Ocelots in South Texas

The ocelot (Leopardus pardalis) is about the size of a bobcat but holds many characteristics of its more famous cousin, the jaguar, (Pathera onca). This spotted yellow- furred cat prowls in the tropical forests of South and Central America, and the coastal thorn brush forests of Northern Mexico and South Texas. While ocelots that reside south of the Chihuahua Desert are not endangered, ocelots on the northern border of Mexico are critically low, especially in the United States. Habitat destruction, along with large-scale hunting that occurred up until the late- twentieth century and deaths from vehicles on roadways, place ocelots in the United States in the endangered species category. [1] This cat’s American population, which used to reside as far north as Arkansas, as far west as Arizona, and as far east as Louisiana, can now only be found in South Texas. This paper focuses on the largest population of ocelots in the United States at Laguna Atascosa Nature Preserve which is only a short drive away from the U.S.- Mexican border. Although the location is American, the story of ocelots in South Texas is transnational because the environmental issues that ocelots face in South Texas are faced by ocelots in Mexico as well.

Before their population faced extinction in the United States, ocelots were prized animals amongst the pre-Columbian civilizations of Mesoamerica. Scholarship on these cultures tend to focus on the jaguar, which makes sense due to the deification of the animal’s awesome power, but the little look-alike that is the ocelot is not entirely out of the picture. According to art historian Rebecca Stone, where the jaguar is king, the ocelot is a prince. The ocelot is depicted at the side of jaguars in rituals that depicted animals, meaning that they are helpers to the jaguar. In the shamanistic hierarchy, a high priest may take on the spirit, or even the physical form, of a jaguar, whereas his subordinates might take on ocelot spirits. Another view of this is that captured priests are ritually represented as ocelots because the ocelot is subservient and weaker than the jaguar. [2] With reverence to both the jaguar and ocelot in mind, the obsession with their pattern and pelts would make sense. Leaders of cities would drape pelts of jaguars over their thrones, but more than likely they also used ocelot pelts, as the ocelot is both less deadly to hunt and the fur is incredibly soft. [3] The softness of the ocelot’s fur led to the overhunting of the animal by Europeans, and later Americans, for clothing.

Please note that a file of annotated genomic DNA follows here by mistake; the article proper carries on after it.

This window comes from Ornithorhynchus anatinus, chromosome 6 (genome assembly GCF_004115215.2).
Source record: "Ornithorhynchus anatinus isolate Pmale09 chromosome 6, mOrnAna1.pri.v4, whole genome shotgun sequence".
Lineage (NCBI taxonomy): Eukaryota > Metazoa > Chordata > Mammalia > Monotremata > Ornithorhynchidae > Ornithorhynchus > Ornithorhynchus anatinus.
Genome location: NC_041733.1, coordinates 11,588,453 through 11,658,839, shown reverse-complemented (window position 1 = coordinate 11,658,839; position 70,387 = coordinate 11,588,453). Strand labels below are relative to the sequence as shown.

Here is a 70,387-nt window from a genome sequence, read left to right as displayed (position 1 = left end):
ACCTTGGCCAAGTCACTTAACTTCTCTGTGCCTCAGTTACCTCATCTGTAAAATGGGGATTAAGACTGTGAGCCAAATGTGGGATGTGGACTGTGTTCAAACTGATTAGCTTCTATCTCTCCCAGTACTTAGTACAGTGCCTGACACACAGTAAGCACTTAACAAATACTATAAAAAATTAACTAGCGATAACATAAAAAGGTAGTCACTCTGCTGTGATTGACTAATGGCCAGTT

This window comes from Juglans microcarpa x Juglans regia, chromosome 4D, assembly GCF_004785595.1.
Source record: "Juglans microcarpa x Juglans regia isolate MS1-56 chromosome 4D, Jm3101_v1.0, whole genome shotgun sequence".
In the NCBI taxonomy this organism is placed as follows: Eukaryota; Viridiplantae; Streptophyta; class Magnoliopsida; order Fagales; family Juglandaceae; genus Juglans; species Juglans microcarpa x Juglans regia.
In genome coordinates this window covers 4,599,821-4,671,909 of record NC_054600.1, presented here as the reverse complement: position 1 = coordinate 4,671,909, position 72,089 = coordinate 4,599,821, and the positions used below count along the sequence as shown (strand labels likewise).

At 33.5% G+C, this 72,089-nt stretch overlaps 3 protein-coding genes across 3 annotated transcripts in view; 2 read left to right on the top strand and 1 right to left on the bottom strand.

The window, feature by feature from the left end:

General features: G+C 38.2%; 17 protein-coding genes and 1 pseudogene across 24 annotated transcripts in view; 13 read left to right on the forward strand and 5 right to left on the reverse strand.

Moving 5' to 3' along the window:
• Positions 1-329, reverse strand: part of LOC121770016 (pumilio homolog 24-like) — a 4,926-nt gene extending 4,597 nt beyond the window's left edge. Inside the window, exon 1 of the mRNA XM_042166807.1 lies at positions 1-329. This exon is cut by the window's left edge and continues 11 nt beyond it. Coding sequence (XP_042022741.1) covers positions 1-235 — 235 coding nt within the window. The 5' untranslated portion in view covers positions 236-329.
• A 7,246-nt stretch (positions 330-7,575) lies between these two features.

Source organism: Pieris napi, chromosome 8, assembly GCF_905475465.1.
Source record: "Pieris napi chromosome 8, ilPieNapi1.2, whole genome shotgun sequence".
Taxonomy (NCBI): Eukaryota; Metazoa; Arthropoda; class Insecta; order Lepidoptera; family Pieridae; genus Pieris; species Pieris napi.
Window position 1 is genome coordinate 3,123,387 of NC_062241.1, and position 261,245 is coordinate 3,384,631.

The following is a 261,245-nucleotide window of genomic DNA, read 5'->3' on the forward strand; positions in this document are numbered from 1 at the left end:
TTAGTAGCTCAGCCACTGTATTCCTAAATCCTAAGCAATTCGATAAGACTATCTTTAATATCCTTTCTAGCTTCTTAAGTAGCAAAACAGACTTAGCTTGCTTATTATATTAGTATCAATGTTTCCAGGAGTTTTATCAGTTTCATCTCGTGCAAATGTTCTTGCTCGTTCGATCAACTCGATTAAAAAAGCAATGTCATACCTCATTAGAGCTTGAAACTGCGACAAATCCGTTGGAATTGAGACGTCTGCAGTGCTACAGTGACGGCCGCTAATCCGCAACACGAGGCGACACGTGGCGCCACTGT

Overhunting was a serious issue that affected ocelot populations in the United States until it was placed under the protection of the Endangered Species Act in 1982. However, habitat destruction causes the most damage to population. At the peak of poaching, around 140,000 ocelot pelts were produced in the United States in a single year, but its placement on the endangered species list put a stop to this mass shipment. [4] Even with the ban placed on hunting, the population continued to decline with the continued destruction of thorn brush forests. As of 2002, around 95% of the thorn brush forest habitat has been destroyed due to expanding agricultural land, which is evident in the fact that 97% of Texas land is privately owned. While private landowners are beginning to find and host ocelots in their land where they have not cleared, the numbers are still devastatingly low. [5]However, the largest population of ocelots in Texas is at Laguna Atascosa Nature Reserve.

Laguna Atascosa is the perfect representation of the South Texas/ Northern Mexican frontier ecosystem. Laguna Atascosa, the muddy lagoon in Spanish, lays claim to a number of habitats such as freshwater wetlands, lagoons, estuaries, clay dunes called lomas, beaches, prairies, and of course the thorn brush forests. [6] This unique biome forms due to the combination of South Texas meeting the Chihuahua Desert and the Gulf Coast. With around 97,000 acres of protected land, the reserve boasts a population of around 50 ocelots. While tourists rarely see the timid wild cat, the hope of a glimpse draws large crowds to Laguna Atascosa.

Wild cats require large territories in order to correctly thrive in their habitats. The human pressures on the environment keep this from happening, whether it is the separated forests that discourage travel or the roadways that stop travel altogether by taking the lives of ocelots. This separation of the estimated one hundred or so ocelots left, creates a lack of genetic diversity that leads to birth defects and an enduring challenge to evolve. With programs that relocate ocelots from similar habitats, such as those in Tamaulipas, Mexico, unique genetic make ups can create more diverse communities of ocelots. [7] While the struggle ocelots face on the frontier is the most extreme in comparison to other ocelots, other ocelot habitats head in this direction as well. Deforestation across Latin America is responsible for habitat destruction for ocelots, but there is still far more habitat in places like the rainforests of the Americas than there is in south Texas. [8] While bans on hunting the ocelot are important for the survival of the species, placing the focus on habitat conservation in areas the ocelot calls home will better benefit the chances of this cat’s survival.